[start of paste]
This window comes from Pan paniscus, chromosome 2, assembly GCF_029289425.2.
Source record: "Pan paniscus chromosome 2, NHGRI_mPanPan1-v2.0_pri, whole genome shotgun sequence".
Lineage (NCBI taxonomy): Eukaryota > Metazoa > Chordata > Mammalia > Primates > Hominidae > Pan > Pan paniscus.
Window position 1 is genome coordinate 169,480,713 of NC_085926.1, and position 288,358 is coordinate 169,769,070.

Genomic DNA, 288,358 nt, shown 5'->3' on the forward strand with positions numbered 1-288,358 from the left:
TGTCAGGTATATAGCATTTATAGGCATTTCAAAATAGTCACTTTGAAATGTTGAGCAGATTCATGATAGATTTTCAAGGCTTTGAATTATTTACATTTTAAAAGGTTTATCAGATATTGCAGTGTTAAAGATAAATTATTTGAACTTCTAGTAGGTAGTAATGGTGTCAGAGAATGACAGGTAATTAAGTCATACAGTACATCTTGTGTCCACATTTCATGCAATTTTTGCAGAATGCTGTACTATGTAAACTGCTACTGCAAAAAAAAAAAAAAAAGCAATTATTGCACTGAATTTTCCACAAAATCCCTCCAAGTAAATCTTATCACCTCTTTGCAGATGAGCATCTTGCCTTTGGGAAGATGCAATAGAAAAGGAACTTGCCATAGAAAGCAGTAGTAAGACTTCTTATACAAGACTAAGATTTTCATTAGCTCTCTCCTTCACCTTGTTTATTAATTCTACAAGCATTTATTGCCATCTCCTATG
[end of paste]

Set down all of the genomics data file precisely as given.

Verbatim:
This window comes from Pan paniscus, chromosome 2, assembly GCF_029289425.2.
Source record: "Pan paniscus chromosome 2, NHGRI_mPanPan1-v2.0_pri, whole genome shotgun sequence".
Lineage (NCBI taxonomy): Eukaryota > Metazoa > Chordata > Mammalia > Primates > Hominidae > Pan > Pan paniscus.
Window position 1 is genome coordinate 169,480,713 of NC_085926.1, and position 288,358 is coordinate 169,769,070.

Genomic DNA, 288,358 nt, shown 5'->3' on the forward strand with positions numbered 1-288,358 from the left:
TGTCAGGTATATAGCATTTATAGGCATTTCAAAATAGTCACTTTGAAATGTTGAGCAGATTCATGATAGATTTTCAAGGCTTTGAATTATTTACATTTTAAAAGGTTTATCAGATATTGCAGTGTTAAAGATAAATTATTTGAACTTCTAGTAGGTAGTAATGGTGTCAGAGAATGACAGGTAATTAAGTCATACAGTACATCTTGTGTCCACATTTCATGCAATTTTTGCAGAATGCTGTACTATGTAAACTGCTACTGCAAAAAAAAAAAAAAAAGCAATTATTGCACTGAATTTTCCACAAAATCCCTCCAAGTAAATCTTATCACCTCTTTGCAGATGAGCATCTTGCCTTTGGGAAGATGCAATAGAAAAGGAACTTGCCATAGAAAGCAGTAGTAAGACTTCTTATACAAGACTAAGATTTTCATTAGCTCTCTCCTTCACCTTGTTTATTAATTCTACAAGCATTTATTGCCATCTCCTATG